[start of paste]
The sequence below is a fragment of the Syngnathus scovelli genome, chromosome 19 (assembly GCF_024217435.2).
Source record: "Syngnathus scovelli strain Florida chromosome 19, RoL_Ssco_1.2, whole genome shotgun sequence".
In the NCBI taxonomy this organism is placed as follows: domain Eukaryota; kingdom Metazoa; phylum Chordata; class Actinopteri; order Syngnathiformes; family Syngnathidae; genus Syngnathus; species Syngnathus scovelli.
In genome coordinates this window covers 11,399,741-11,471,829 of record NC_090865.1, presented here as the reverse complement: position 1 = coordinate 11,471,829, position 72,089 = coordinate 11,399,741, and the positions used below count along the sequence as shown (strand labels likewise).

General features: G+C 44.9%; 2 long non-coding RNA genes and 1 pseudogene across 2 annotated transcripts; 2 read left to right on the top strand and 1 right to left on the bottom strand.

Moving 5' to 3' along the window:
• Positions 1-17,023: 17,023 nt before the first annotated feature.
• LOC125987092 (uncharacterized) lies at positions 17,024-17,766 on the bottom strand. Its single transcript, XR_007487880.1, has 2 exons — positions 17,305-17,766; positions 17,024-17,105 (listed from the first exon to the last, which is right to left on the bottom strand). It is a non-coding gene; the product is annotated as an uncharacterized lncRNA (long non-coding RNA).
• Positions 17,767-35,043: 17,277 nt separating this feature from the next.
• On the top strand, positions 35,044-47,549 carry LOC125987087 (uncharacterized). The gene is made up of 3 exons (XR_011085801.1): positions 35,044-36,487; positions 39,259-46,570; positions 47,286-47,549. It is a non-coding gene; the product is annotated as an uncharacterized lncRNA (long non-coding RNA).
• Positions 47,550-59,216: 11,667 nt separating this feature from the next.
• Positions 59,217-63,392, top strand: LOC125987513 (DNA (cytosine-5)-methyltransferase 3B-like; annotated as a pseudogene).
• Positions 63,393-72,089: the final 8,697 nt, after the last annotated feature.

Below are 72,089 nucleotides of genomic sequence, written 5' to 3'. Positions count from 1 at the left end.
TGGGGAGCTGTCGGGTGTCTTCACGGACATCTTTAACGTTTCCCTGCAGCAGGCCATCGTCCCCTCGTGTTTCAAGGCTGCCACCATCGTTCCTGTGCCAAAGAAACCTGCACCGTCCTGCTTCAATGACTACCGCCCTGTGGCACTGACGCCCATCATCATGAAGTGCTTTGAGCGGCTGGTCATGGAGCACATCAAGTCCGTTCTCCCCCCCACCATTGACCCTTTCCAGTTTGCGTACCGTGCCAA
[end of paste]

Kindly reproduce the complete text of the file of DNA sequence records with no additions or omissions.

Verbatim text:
The sequence below is a fragment of the Syngnathus scovelli genome, chromosome 19 (assembly GCF_024217435.2).
Source record: "Syngnathus scovelli strain Florida chromosome 19, RoL_Ssco_1.2, whole genome shotgun sequence".
In the NCBI taxonomy this organism is placed as follows: domain Eukaryota; kingdom Metazoa; phylum Chordata; class Actinopteri; order Syngnathiformes; family Syngnathidae; genus Syngnathus; species Syngnathus scovelli.
In genome coordinates this window covers 11,399,741-11,471,829 of record NC_090865.1, presented here as the reverse complement: position 1 = coordinate 11,471,829, position 72,089 = coordinate 11,399,741, and the positions used below count along the sequence as shown (strand labels likewise).

General features: G+C 44.9%; 2 long non-coding RNA genes and 1 pseudogene across 2 annotated transcripts; 2 read left to right on the top strand and 1 right to left on the bottom strand.

Moving 5' to 3' along the window:
• Positions 1-17,023: 17,023 nt before the first annotated feature.
• LOC125987092 (uncharacterized) lies at positions 17,024-17,766 on the bottom strand. Its single transcript, XR_007487880.1, has 2 exons — positions 17,305-17,766; positions 17,024-17,105 (listed from the first exon to the last, which is right to left on the bottom strand). It is a non-coding gene; the product is annotated as an uncharacterized lncRNA (long non-coding RNA).
• Positions 17,767-35,043: 17,277 nt separating this feature from the next.
• On the top strand, positions 35,044-47,549 carry LOC125987087 (uncharacterized). The gene is made up of 3 exons (XR_011085801.1): positions 35,044-36,487; positions 39,259-46,570; positions 47,286-47,549. It is a non-coding gene; the product is annotated as an uncharacterized lncRNA (long non-coding RNA).
• Positions 47,550-59,216: 11,667 nt separating this feature from the next.
• Positions 59,217-63,392, top strand: LOC125987513 (DNA (cytosine-5)-methyltransferase 3B-like; annotated as a pseudogene).
• Positions 63,393-72,089: the final 8,697 nt, after the last annotated feature.

Below are 72,089 nucleotides of genomic sequence, written 5' to 3'. Positions count from 1 at the left end.
TGGGGAGCTGTCGGGTGTCTTCACGGACATCTTTAACGTTTCCCTGCAGCAGGCCATCGTCCCCTCGTGTTTCAAGGCTGCCACCATCGTTCCTGTGCCAAAGAAACCTGCACCGTCCTGCTTCAATGACTACCGCCCTGTGGCACTGACGCCCATCATCATGAAGTGCTTTGAGCGGCTGGTCATGGAGCACATCAAGTCCGTTCTCCCCCCCACCATTGACCCTTTCCAGTTTGCGTACCGTGCCAA